But the Bible has many exhortations about how Christians are to treat God’s name. For instance, the Third of the Ten Commandments says, “You shall not make wrongful use of the name of the LORD your God, for the LORD will not acquit anyone who misuses his name” (Exodus 20.7; Deuteronomy 5.11).
So, how do people misuse God’s name? That has been a big debate among especially Jews and to a lesser degree, Christians. Many Christians think it is uttering the word “God” vainly–“thou shalt not take the name of the LORD thy God in vain.” Not quite. In a strictly Christian context, maybe. But people around the world believe in all kinds of gods, and many of them have names for their gods.
That brings me to my main question. What’s is the name of the Judeo-Christian God? Most Christians answer “Father.” No! And that shows how Christians generally are not taught very well about their religion. But some of it is not their fault but that of–well, I’d rather not expressly say. “Father” is an enduring title for the Judeo-Christian God, and it has much meaning. But technically, “Father” is not God’s name but a title.
You see, Jews started thinking a long time ago, about in the third century B.C., that they should never utter or write the name of their God. Why? They were afraid that in doing so, they might blaspheme God or at least take his name in vain. That is, they might say God’s name without sincerity, kind of like people say flippantly, “my God.” So, Jews decided the best way to avoid all of that was to just not ever say or write God’s name. IMHO, I hope, I think that wasn’t the best decision.However, when Jews of antiquity worshipped in the temple at Jerusalem, when the High Priest or another priest officiating a ritual or reading scripture uttered God’s name, the worshippers would bow down to the ground demonstrating their reverence for God and his name. That is how I think we are supposed to relate to God’s name–revere it. So, worship God and revere his name.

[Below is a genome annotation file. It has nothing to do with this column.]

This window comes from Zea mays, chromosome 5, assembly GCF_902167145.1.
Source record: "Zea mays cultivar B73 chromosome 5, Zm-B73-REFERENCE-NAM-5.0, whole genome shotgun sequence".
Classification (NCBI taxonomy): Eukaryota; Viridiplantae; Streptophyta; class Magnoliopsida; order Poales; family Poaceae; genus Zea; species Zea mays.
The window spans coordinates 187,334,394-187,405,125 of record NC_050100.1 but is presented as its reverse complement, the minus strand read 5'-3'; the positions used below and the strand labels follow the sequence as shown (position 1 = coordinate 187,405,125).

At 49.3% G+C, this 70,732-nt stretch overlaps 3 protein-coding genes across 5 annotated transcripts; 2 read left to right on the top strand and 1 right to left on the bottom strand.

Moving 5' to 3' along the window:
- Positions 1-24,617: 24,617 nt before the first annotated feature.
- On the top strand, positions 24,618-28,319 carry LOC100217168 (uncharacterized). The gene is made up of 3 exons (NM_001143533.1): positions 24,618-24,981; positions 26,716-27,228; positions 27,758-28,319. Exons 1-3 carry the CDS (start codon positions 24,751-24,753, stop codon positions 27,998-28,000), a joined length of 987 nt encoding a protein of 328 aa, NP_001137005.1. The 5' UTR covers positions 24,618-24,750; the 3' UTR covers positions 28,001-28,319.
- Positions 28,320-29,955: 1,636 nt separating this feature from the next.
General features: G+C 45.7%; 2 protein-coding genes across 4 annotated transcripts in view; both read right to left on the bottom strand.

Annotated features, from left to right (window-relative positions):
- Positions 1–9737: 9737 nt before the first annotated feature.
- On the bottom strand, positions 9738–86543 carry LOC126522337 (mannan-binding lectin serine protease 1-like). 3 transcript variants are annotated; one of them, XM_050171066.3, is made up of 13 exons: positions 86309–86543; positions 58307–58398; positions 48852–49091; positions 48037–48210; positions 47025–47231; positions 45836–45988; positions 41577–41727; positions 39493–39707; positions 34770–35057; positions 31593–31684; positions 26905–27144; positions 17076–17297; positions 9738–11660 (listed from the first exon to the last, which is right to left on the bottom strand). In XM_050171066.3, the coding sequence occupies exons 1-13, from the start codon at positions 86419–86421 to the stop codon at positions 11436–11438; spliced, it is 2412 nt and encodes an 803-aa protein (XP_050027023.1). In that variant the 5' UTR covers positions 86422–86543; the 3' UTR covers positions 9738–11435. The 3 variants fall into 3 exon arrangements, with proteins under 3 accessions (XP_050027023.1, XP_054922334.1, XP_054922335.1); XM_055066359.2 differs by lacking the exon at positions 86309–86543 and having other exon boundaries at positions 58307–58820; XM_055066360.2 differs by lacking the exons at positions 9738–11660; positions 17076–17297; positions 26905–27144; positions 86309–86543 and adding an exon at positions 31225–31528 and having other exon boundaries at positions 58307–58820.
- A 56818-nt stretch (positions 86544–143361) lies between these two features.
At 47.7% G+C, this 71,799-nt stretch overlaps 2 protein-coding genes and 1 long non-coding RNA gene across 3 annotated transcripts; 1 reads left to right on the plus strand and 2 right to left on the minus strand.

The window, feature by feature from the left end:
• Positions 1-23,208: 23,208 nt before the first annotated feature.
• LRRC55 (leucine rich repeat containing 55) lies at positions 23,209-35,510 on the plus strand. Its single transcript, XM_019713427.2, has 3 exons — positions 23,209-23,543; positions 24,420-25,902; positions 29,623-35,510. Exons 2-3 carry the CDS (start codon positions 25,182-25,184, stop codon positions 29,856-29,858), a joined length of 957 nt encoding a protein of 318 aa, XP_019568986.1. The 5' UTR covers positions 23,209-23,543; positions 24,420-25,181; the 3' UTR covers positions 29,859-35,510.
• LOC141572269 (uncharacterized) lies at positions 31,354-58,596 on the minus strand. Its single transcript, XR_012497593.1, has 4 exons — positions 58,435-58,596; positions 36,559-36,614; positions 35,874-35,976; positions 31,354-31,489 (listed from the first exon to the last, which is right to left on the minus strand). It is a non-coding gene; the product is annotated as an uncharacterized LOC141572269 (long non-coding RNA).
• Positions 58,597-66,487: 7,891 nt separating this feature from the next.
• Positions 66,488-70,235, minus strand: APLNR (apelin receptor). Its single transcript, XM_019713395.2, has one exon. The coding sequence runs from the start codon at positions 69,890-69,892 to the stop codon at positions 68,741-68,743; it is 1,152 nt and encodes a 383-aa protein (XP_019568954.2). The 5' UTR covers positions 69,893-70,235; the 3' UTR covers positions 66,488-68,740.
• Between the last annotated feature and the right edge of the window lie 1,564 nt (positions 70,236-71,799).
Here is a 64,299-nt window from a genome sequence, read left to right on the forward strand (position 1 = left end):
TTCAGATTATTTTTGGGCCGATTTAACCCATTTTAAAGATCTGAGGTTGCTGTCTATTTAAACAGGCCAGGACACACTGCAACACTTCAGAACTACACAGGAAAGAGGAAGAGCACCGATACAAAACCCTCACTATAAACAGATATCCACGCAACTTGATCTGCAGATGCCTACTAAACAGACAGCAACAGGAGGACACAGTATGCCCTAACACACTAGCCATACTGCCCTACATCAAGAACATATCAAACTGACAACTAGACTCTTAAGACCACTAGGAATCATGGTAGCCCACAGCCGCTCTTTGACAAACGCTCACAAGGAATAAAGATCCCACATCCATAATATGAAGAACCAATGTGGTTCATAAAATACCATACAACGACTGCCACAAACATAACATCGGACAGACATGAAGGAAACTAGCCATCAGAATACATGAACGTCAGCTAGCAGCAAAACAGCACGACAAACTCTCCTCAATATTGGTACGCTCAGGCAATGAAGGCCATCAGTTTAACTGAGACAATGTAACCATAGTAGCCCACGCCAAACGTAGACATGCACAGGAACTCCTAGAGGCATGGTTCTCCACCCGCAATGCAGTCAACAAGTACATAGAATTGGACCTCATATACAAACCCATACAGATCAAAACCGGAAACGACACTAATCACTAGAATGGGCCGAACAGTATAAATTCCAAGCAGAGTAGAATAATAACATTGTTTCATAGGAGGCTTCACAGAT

But, again, what is God’s name? God’s name should appear about 7,000 times in the Old Testament of our Bibles, but it doesn’t. In the Hebrew Bible, God’s name is YHWH or yhwh. (Ancient languages didn’t have vowels, only consonants.) But due to the Jewish practice of not saying God’s name, Jews replaced it with what is called a “circumlocution.” They usually replace it with their Hebrew word adonai, meaning “lord.” That is how the word “lord” got into our English Bibles for God’s name. Yes, whenever we read the word LORD in small capitals in our English Bibles, that is the traditional substitution for YHWH, which is written and pronounced Yahweh or Yehvah.
It is interesting to me that Jesus never objected, as far as we know, to his Jewish people not uttering God’s name. I think Jesus, perhaps sometime prior to his ministry, thought about this subject and just decided that he would refer to his God often as “Father.” It shows that some things are not worth fighting about, like whether or not to utter God’s name when we worship him corporately.
Yet I think we Christians should at least be informed of what God’s name actually is and that if we do utter his name, we should not do it in vain but in reverence. As for our worship, direct that to our holy and loving God. And we Christians and Jews should always remember and try to do the Jewish creed: “The LORD is our God, the LORD alone. You shall love the LORD your God with all your heart, and with all your soul, and with all your might” (Deuteronomy 6.4-5).